The UK’s Department for Digital, Culture, Media & Sport (DCMS) has set out its new strategic priorities for national telecoms regulator Ofcom, which it claims are designed to ‘support improved mobile coverage, broadband investment, and a better deal for consumers’. Further, the DCMS has suggested that the planned measures will be ‘instrumental’ in ensuring a state-set target of the UK having full fibre broadband coverage by 2033 is met, while they will also help increase geographic mobile coverage to 95% of the UK by 2022.
In its consultation, the strategic priorities set out by the British government for Ofcom include: the planned 700MHz spectrum auction; the tackling of the ‘loyalty penalty’, which sees customers that do not switch providers typically pay higher prices than those that do; the examination of the costs and benefits of options to introduce mobile roaming in rural areas; and the watchdog ensuring that regulation supports investment in reliable, gigabit-capable broadband networks across the country.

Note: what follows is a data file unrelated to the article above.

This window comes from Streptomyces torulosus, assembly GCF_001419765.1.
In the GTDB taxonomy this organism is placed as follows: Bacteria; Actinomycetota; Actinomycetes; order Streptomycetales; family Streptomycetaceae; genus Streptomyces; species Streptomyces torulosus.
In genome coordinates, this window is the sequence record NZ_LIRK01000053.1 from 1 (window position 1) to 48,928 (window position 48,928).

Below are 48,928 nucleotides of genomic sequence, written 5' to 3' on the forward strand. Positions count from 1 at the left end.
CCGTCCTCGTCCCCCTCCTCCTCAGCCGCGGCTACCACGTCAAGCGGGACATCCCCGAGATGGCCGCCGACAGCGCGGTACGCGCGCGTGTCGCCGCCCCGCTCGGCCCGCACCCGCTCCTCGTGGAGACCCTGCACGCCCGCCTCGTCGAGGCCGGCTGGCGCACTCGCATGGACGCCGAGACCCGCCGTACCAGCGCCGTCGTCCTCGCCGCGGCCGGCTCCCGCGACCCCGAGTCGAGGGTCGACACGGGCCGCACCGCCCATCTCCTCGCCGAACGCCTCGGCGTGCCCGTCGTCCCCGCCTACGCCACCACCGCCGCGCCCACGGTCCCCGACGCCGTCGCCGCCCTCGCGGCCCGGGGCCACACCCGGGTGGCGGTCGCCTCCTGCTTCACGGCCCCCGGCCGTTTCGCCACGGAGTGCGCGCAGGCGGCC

As per the Digital Economy Act of 2017, Ofcom is required to take account of the government’s Statement of Strategic Priorities (SSP) when carrying out its regulatory duties, and it was noted that this will bring the legislative framework for the telecoms watchdog in line with other sectors such as energy and water for the first time.
Commenting, DCMS Secretary of State Jeremy Wright said: ‘As the UK’s telecoms regulator, Ofcom has a critical role in realising our shared connectivity aspirations for the UK. As well as ensuring the necessary improvements to broadband and mobile services, consumers must also be protected. I urge Ofcom to tackle harmful business practices and remove barriers to switching.’